Based on recommendations from border patrol professionals, the Trump Administration requested $5.7 billion in funding to improve and extend physical barriers along the southern U.S. border. Congressional Democrats denied this request, resulting in a shutdown of the federal government lasting more than four weeks in early 2019.

The porous southern border poses a national security risk to Americans as well as a safety risk to the hundreds of migrants who attempt to enter the country daily. One in three women who travel across Mexico in hopes of reaching the U.S. is sexually assaulted along the way. And many migrants bring children with them on this perilous journey, posing a safety threat to these children and creating a challenge for U.S. policy on family and child detention.

Immigrants at the southern border do not all originate in Latin America. Foreign nationals from all over the world attempt to enter the U.S. via the border, sometimes from countries with significant ties to terrorism. Often, it’s clear that migrants have been coached to seek asylum as refugees. Migrants and traffickers know of and exploit the weaknesses in our border security, as well as our immigration laws.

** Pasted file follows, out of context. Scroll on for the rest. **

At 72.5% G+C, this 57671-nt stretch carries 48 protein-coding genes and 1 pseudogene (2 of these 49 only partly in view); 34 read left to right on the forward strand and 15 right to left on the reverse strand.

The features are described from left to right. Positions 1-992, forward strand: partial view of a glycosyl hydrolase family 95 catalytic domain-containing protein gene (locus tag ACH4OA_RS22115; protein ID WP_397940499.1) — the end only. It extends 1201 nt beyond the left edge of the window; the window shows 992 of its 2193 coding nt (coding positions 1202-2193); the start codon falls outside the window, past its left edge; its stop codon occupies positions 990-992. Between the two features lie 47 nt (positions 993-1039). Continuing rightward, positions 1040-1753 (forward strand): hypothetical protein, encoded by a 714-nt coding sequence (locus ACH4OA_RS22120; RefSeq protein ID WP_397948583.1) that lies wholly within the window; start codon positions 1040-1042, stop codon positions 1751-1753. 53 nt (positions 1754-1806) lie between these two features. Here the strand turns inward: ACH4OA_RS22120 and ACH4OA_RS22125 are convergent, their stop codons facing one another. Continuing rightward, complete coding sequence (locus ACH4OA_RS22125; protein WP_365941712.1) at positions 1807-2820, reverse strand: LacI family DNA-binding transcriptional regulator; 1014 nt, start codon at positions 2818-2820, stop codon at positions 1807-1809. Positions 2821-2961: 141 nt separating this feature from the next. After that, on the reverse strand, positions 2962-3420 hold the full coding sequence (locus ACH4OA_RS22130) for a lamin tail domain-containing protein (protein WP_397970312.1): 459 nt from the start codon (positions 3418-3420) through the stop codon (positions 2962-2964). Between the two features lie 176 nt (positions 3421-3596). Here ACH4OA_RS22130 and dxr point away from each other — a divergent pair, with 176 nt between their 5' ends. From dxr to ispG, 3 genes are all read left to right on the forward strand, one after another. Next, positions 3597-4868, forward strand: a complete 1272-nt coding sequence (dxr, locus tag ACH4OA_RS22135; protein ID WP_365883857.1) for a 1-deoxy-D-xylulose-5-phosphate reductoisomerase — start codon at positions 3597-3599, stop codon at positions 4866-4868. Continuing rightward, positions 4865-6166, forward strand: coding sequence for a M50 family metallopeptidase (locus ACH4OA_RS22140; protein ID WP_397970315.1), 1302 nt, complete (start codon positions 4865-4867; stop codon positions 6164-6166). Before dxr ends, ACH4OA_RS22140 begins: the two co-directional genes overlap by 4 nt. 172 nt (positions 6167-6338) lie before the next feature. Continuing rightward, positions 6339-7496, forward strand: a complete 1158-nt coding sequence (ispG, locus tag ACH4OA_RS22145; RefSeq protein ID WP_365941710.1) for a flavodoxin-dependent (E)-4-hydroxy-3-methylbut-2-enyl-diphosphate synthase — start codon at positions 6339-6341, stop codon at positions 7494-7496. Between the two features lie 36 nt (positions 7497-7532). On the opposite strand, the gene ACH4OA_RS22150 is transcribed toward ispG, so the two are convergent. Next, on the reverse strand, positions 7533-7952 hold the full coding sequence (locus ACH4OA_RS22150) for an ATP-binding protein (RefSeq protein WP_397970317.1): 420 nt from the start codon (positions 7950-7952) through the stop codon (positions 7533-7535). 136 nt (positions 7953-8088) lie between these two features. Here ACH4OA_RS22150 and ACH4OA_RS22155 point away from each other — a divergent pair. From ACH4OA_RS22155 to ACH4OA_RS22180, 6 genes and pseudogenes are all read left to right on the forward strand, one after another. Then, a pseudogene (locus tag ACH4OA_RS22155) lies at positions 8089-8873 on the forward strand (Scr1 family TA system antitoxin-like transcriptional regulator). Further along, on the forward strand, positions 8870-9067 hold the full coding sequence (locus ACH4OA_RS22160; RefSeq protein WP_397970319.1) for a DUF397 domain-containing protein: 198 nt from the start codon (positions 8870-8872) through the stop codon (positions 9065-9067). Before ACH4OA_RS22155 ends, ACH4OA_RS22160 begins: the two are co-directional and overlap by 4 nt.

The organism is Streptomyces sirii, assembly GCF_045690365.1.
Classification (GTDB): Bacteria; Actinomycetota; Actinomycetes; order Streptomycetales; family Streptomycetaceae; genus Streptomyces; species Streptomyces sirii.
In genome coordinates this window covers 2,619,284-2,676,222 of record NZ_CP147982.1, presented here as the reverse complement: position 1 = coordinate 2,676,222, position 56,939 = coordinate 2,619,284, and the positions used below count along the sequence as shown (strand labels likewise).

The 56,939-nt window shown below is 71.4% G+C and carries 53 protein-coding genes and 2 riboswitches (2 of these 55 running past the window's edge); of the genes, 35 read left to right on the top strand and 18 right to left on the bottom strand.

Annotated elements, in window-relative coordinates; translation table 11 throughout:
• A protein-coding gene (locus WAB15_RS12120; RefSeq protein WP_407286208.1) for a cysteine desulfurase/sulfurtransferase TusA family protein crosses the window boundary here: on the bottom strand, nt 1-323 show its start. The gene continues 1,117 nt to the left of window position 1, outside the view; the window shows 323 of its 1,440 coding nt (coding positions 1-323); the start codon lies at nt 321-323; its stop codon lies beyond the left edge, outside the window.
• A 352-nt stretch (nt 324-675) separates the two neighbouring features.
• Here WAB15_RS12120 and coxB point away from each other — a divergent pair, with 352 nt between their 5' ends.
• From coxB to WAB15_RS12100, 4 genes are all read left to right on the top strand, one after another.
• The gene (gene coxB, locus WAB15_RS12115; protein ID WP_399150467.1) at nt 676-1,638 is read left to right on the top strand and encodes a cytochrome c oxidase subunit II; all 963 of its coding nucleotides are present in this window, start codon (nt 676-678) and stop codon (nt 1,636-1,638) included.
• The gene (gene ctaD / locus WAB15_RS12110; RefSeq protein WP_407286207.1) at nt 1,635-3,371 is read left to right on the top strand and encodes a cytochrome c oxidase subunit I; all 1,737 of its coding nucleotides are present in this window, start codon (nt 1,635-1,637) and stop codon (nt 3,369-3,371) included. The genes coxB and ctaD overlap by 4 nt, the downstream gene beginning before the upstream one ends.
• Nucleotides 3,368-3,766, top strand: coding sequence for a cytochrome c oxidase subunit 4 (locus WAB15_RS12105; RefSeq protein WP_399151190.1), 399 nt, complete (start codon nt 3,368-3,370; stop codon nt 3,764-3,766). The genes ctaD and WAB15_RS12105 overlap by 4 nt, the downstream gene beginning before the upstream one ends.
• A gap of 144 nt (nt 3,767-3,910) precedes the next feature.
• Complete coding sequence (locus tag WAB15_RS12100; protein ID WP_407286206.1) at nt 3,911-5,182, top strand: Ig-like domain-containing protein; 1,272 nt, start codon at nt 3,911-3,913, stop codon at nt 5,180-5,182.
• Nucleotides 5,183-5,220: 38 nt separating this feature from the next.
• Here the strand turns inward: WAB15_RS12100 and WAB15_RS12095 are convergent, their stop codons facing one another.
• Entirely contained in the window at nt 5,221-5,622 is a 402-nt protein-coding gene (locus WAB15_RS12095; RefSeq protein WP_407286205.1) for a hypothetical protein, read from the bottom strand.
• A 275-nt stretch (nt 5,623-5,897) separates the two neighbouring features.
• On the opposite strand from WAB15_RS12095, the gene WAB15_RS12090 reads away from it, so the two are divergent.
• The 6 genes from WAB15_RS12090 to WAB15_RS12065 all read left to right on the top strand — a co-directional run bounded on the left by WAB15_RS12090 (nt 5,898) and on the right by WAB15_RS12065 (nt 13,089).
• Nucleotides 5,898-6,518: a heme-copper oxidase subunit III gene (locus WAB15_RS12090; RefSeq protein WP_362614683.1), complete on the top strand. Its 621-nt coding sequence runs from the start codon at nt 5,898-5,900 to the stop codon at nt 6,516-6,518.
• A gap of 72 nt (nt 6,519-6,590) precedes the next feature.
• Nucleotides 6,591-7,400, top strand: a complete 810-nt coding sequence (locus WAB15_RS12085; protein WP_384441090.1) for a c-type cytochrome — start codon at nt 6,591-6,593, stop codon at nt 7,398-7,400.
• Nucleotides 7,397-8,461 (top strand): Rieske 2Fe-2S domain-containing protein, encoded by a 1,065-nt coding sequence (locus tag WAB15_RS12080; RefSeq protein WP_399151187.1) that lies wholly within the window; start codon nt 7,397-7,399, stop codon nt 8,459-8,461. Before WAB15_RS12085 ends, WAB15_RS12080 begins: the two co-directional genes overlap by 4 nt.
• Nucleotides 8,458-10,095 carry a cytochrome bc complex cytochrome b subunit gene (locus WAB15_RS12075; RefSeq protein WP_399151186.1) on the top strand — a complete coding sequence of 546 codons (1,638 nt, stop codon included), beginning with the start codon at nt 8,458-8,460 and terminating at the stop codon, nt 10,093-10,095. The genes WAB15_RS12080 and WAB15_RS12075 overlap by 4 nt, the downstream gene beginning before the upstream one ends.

In this special policy focus, IWF Visiting Fellow Sara Carter provides original reporting and firsthand observations from her trip to the U.S. border. Through her conversations with government officials, border patrol agents, and migrants, Sara depicts the gruesome reality of the humanitarian crisis at the southern border. This crisis will only be alleviated when the U.S. acts to secure the border.